Health departments prepare for flu season
Flu season can claim nearly 50,000 lives across the country.
Several hundred thousand more get admitted to the hospital during a typical flu season.
"There's a big human cost and economic cost to it," said Dr. Rahul Gupta, health officer and executive director of the Kanawha-Charleston Health Department. "But it can be prevented. All people have to do is get a flu shot."
Pharmacies, health departments and doctor's offices have begun administering flu shots this week in anticipation of the upcoming flu season.
"In accordance with CDC recommendations, we suggest you go ahead and get flu shots as soon as it becomes available. While it is available now, it does take a couple weeks for it to work - to develop antibodies and immunity for the flu shot to be effective, so we are recommending they get it immediately," Gupta said.
The flu shot activates immunity in your body, Gupta said. It challenges the body to produce antibodies, which are found in the blood and prepare to fight off the flu if a person comes into contact with the strain.
Last year's flu shot was a trivalent vaccine, which included protection against two strains of influenza A and one strain of influenza B. This year has a quadrivalent vaccine that protects against two strains of influenza A and two strains of influenza B.
"Over the last few years, we have seen outbreaks of flu in communities because of the second influenza B strain, which was not included in the vaccine prior," Gupta said. "Hopefully we'll have better coverage with this quadrivalent vaccine."
Other new vaccines available this year include two versions to help those will egg allergies, as most flu vaccines are produced with egg protein.
A cell culture-based vaccine for adults 18 and older contains considerably less egg protein than the others, and a recombinant vaccine contains no egg protein but is only approved for adults between 18 and 49 years old.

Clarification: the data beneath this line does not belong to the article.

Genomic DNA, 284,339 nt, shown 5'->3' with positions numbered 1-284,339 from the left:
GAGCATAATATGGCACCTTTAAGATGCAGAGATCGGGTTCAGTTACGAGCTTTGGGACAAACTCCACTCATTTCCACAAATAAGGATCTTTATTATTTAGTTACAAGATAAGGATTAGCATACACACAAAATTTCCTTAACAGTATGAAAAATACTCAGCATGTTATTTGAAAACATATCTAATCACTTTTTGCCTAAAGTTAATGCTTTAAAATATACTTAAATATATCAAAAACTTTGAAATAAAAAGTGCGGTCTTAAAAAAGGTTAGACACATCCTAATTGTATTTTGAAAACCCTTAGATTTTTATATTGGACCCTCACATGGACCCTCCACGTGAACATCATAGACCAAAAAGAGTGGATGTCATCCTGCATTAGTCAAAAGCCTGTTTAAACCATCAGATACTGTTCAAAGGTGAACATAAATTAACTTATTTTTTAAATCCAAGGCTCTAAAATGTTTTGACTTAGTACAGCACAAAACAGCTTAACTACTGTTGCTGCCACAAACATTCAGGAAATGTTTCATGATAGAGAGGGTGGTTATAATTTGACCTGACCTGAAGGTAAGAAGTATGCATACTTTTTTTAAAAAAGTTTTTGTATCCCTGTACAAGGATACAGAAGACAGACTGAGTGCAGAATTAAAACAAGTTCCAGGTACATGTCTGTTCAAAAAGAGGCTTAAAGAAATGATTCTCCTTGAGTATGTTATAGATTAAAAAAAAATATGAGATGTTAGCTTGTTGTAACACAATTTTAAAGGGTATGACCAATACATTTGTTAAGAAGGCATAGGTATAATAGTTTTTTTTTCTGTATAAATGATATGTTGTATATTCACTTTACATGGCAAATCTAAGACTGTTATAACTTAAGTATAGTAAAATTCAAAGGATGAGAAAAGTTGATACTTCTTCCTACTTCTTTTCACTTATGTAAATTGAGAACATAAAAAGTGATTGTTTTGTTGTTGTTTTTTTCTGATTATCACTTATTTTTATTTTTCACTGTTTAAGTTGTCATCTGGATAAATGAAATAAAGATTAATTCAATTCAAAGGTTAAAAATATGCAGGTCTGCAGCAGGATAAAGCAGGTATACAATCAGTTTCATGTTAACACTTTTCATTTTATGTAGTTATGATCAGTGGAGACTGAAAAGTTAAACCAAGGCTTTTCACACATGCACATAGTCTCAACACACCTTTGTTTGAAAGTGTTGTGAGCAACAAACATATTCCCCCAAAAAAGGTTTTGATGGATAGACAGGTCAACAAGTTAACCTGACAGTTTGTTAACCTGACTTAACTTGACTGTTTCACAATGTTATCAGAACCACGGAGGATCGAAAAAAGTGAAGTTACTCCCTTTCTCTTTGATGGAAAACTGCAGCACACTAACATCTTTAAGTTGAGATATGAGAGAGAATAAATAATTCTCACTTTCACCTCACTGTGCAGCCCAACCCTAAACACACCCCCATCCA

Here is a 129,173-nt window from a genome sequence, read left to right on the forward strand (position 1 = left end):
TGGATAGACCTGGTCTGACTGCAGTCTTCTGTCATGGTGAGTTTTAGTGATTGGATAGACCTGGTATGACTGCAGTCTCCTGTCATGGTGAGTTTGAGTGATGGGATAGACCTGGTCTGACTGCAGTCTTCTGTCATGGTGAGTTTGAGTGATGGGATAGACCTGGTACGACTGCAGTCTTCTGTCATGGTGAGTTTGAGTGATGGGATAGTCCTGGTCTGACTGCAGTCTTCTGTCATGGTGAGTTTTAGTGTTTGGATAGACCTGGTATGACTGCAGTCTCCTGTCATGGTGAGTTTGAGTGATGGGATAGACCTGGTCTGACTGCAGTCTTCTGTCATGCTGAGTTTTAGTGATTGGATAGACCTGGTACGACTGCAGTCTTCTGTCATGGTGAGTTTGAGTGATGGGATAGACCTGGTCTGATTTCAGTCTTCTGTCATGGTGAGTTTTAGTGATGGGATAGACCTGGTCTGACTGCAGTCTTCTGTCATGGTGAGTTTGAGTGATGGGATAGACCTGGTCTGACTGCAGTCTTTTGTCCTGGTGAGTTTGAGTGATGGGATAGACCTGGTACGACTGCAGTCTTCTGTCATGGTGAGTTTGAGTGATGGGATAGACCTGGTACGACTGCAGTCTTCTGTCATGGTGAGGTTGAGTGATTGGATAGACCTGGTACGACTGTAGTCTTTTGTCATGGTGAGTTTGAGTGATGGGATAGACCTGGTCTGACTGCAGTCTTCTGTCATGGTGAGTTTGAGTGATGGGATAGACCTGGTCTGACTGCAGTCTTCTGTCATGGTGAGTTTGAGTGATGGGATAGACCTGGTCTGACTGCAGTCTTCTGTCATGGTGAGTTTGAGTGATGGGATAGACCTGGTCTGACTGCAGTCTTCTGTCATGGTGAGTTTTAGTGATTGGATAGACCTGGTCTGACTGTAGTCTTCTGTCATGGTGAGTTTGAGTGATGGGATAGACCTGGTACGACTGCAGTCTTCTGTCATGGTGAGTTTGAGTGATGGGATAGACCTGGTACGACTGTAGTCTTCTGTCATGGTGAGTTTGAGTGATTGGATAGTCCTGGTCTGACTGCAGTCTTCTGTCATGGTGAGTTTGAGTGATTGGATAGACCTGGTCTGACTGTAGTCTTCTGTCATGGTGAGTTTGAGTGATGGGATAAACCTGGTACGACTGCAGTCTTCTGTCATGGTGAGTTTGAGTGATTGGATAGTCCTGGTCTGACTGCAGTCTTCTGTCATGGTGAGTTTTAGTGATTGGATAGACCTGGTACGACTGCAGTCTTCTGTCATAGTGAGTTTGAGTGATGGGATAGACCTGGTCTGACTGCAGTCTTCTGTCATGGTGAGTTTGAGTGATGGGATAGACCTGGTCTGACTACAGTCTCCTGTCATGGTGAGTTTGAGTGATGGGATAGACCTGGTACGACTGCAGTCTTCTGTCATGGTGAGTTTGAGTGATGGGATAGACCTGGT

Those at extreme ages - either very young or very old - are at the highest risk for contracting the flu. All those older than six months are encouraged to get a flu shot, with an emphasis on special populations.
"It is because we know certain populations, when they get the flu infection, are much more likely to have more severe symptoms, be hospitalized and unfortunately die. These populations are senior citizens and young children, people who have chronic medical illness - like lung or liver disorders, diabetes, obesity and other things," Gupta said.
"Also, women who may be pregnant or planning to be pregnant or people with suppressed immunity because of HIV or cancer treatments."
Health care personnel are also recommended to receive the flu shot because of the close proximity to sick populations.
Gupta noted that this does not protect against all illness - just those strains of the flu.
"People need to understand this doesn't protect against regular coughs and colds. It's not coughs and colds that kill people, it's the flu that kills people," he said.
"The flu is when you feel like you've been hit by a truck. They're really sick and pretty much bedridden. This is different from the 200 odd viruses during the winter season. We all get that upper respiratory cough and cold kind of symptom. We must differentiate the flu from the common cold - it's much more severe and devastating compared to the common cold."
The Kanawha-Charleston Health Department will be entering Kanawha County schools for the fifth year in a row to conduct flu clinics for more than 30,000 kids starting next week.
Gupta said no child will be denied a flu shot because of the ability to pay. Packets containing consent forms are being distributed this week.
"A lot of the flu is spread through kids; they bring it home - especially younger kids," he said. "From statistic we have, since we started doing the flu clinics, we have reduced absenteeism in schools by over 40 percent. So it's a lot of benefit to the community."
Gupta said they also plan to visit businesses that are interested in having their employees have the opportunity to get the vaccination.